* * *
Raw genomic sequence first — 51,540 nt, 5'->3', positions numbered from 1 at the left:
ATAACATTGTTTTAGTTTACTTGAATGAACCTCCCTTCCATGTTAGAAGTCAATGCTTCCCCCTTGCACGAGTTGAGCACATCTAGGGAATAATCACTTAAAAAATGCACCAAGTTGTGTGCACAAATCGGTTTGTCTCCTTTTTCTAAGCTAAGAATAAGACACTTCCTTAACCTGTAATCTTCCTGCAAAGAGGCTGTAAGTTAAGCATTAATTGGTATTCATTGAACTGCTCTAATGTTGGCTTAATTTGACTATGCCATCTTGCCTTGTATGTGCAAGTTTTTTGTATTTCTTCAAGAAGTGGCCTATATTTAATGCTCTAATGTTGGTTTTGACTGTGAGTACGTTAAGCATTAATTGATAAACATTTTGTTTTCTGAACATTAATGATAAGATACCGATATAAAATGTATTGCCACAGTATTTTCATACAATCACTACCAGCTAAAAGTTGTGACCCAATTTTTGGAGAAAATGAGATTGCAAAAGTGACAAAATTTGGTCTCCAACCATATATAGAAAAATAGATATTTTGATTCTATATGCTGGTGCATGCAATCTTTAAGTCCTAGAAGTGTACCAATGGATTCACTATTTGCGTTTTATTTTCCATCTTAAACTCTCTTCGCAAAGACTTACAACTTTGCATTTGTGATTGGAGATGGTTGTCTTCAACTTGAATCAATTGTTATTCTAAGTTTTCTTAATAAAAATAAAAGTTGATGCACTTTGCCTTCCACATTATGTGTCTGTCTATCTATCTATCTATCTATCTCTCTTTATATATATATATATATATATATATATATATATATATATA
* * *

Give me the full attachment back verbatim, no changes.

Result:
Raw genomic sequence first — 51,540 nt, 5'->3', positions numbered from 1 at the left:
ATAACATTGTTTTAGTTTACTTGAATGAACCTCCCTTCCATGTTAGAAGTCAATGCTTCCCCCTTGCACGAGTTGAGCACATCTAGGGAATAATCACTTAAAAAATGCACCAAGTTGTGTGCACAAATCGGTTTGTCTCCTTTTTCTAAGCTAAGAATAAGACACTTCCTTAACCTGTAATCTTCCTGCAAAGAGGCTGTAAGTTAAGCATTAATTGGTATTCATTGAACTGCTCTAATGTTGGCTTAATTTGACTATGCCATCTTGCCTTGTATGTGCAAGTTTTTTGTATTTCTTCAAGAAGTGGCCTATATTTAATGCTCTAATGTTGGTTTTGACTGTGAGTACGTTAAGCATTAATTGATAAACATTTTGTTTTCTGAACATTAATGATAAGATACCGATATAAAATGTATTGCCACAGTATTTTCATACAATCACTACCAGCTAAAAGTTGTGACCCAATTTTTGGAGAAAATGAGATTGCAAAAGTGACAAAATTTGGTCTCCAACCATATATAGAAAAATAGATATTTTGATTCTATATGCTGGTGCATGCAATCTTTAAGTCCTAGAAGTGTACCAATGGATTCACTATTTGCGTTTTATTTTCCATCTTAAACTCTCTTCGCAAAGACTTACAACTTTGCATTTGTGATTGGAGATGGTTGTCTTCAACTTGAATCAATTGTTATTCTAAGTTTTCTTAATAAAAATAAAAGTTGATGCACTTTGCCTTCCACATTATGTGTCTGTCTATCTATCTATCTATCTATCTCTCTTTATATATATATATATATATATATATATATATATATATATA